The Patriots lost to the Dolphins on Sunday, making this the first time in 12 years that Bill Belichick’s team didn’t reach the postseason. That’s the one thing about this itineration of the Patriots that we know to be true—the one factual piece of information surrounding the league’s most analyzed franchise that will be endlessly dissected in the coming weeks and months.
The Patriots are often an avatar for our own feelings. For the conspiratorial, they are simply a dark force reshaping themselves for another 20 years of havoc on the unwitting AFC East. For the realistic, they are a dot at the low end of a logical scatterplot: For every 20 years of football, one or two will inevitably be bad. For the hopeful, they are fading. Maybe Belichick’s brand of football cannot survive without an equally maniacal quarterback. Maybe it’s time for the Dolphins and Bills to rise (and yes, Jets, maybe someday you as well).
It’s a great question for this Sunday and beyond—what did the 2020 Patriots actually mean in the grand scheme of things? When we look back on this season 10 years from now, what will an otherwise banal and (likely) sub-.500 season in the middle of a pandemic that didn’t feature some of the team’s most important players have warned us or told us about the future of what has been the sport’s greatest dynasty?
• Is it a sign of the end?
For once, the AFC East seems to be forming a phalanx around the Patriots. The Bills and Dolphins have either solidified a star franchise quarterback or are developing one. Both teams have laid the foundation for sustained success, unlike the only other legitimate challenger New England has had during the Belichick era, the hyper-microwaved and inevitably combustible Rex Ryan–era Jets. In that way, Sunday was a bit of symbolism. A Belichick disciple, Brian Flores, besting his mentor with a radically different team-building strategy than the one Flores came up in under his mentor. Flores was one of the few graduates of Belichick’s school who understood the value of identity; who did not assume that his internship in New England and proximity to the secret sauce was the team’s greatest strength.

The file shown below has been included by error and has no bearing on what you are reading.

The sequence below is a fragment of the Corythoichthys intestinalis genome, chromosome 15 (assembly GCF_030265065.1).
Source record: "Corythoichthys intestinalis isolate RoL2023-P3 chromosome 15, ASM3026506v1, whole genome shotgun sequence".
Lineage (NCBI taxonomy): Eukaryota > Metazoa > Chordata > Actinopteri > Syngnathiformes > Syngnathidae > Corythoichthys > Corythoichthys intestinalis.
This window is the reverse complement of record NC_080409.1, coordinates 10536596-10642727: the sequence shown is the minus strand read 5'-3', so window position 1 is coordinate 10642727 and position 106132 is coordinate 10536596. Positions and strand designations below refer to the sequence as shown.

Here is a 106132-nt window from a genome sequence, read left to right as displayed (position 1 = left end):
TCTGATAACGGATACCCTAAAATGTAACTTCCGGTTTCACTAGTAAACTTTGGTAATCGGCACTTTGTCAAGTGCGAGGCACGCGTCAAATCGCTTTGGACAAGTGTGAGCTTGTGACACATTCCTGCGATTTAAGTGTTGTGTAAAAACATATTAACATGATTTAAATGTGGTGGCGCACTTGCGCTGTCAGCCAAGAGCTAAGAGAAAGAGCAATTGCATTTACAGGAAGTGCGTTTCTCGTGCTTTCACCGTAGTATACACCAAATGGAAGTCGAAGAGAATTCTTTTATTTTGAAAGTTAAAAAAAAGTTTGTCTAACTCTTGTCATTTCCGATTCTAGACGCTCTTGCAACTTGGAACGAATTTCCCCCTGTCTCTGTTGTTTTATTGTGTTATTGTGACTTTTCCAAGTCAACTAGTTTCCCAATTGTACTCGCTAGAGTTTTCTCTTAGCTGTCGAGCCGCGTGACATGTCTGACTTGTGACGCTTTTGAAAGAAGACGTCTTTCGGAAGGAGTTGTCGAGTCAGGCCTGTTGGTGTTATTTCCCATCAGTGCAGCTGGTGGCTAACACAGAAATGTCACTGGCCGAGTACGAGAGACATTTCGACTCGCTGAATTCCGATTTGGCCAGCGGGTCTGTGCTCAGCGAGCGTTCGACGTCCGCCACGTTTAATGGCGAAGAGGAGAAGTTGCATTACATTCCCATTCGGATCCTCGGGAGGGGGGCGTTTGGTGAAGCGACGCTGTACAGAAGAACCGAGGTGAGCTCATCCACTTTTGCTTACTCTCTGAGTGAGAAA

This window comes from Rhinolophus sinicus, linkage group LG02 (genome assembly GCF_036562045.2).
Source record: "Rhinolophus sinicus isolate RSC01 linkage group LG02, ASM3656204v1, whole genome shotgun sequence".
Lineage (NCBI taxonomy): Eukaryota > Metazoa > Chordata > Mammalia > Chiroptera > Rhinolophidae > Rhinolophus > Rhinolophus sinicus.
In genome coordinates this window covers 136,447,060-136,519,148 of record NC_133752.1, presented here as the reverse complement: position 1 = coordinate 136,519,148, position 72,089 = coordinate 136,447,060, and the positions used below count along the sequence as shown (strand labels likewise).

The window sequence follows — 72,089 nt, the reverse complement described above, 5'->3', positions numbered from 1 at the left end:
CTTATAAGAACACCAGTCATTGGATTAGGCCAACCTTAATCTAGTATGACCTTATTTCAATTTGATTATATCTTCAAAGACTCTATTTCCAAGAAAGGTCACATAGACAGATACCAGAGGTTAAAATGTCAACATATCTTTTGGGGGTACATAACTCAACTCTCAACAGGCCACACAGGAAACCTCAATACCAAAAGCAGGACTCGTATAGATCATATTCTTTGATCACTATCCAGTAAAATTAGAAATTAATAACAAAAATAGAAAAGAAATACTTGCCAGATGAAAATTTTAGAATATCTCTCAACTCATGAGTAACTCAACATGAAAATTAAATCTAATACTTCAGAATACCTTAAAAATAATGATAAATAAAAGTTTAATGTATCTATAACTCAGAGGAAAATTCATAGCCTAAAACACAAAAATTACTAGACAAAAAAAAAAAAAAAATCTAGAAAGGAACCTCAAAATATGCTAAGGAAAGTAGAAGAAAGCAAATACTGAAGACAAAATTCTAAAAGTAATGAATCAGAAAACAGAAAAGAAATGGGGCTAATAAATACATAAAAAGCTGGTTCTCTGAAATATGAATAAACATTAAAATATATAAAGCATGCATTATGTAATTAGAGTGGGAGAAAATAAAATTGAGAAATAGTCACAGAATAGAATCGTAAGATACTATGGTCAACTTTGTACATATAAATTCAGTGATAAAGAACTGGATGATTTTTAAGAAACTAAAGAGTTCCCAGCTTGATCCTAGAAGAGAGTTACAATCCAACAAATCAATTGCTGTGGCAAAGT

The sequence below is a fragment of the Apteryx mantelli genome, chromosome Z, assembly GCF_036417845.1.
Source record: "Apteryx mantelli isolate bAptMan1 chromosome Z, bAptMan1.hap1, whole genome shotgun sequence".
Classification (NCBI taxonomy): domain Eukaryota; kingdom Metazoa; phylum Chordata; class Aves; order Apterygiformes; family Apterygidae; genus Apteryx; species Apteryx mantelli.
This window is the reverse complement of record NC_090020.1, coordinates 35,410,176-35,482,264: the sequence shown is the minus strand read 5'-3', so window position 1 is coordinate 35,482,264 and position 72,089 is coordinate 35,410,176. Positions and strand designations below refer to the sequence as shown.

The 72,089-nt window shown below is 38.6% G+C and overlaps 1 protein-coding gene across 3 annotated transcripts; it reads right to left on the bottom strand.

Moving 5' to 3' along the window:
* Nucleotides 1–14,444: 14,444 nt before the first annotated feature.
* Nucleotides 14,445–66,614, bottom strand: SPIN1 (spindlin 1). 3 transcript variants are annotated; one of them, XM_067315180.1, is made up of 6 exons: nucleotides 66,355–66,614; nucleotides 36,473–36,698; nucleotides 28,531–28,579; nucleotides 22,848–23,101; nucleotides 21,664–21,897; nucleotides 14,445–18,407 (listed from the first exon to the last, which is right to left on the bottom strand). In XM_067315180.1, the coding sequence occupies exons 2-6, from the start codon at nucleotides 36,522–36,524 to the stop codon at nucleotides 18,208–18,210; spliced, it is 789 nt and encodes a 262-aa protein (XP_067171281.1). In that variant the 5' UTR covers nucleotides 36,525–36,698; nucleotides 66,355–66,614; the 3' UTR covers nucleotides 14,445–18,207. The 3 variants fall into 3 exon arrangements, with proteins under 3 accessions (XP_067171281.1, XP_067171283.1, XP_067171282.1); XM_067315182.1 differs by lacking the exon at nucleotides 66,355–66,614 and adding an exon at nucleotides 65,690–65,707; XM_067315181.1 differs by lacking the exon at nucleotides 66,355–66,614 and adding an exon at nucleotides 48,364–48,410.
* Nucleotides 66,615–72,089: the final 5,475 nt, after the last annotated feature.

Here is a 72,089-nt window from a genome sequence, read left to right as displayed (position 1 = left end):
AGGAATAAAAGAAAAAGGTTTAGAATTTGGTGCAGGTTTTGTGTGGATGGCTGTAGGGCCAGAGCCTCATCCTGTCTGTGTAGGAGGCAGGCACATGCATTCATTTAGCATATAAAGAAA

• Is it merely a bump in the road?
There is an undramatic answer to all of this, of course. We may have simply seen what the absolute floor is for a Patriots team. The bare minimum of heady defensive talent. The bare minimum of quarterback play. The bare minimum of skill position talent out wide. The Patriots were still competitive in nearly all of their games this year, save for losses to the Chiefs, Rams and 49ers. Could even the most middling of free agencies by Belichick’s standards make up the difference and turn this team from 7–9 or 8–8 into a team that could easily finish 10–6? It’s also worth mentioning that only the Jaguars and Jets have more cap space heading into the 2021 offseason, and if you’re a veteran player hoping to generate some meaning out of your remaining years in the NFL, which of these three places are you going to pick?
• Is it just the beginning?
Throughout the last 20 years, the Patriots have been noteworthy in their ability to avoid ever being defined by one brand of football. The only way to be truly Belichickian is to be forever changing. Along those lines, Belichick has rarely had this combination of ammunition at his disposal: the No. 15 pick in the draft, per Tankathon, plus cap space outmatching the GDP of the oceanic island of Tuvalu. This is a coach who has cobbled together Super Bowl-winning rosters with the shavings of other irresponsible franchises around the league. Is it wise to doubt that he couldn’t do it now?
In that way, maybe Sunday and the inevitable parade of Belichick boo birds is just a prelude for everyone doubting the franchise to get humiliated again. Maybe, as they’re totally unburdened from all the financial commitments of the Brady era, as well as the players specifically tailored to make it run, we will see the groundwork laid for another 20 years of smart football.
How’s that for conspiratorial?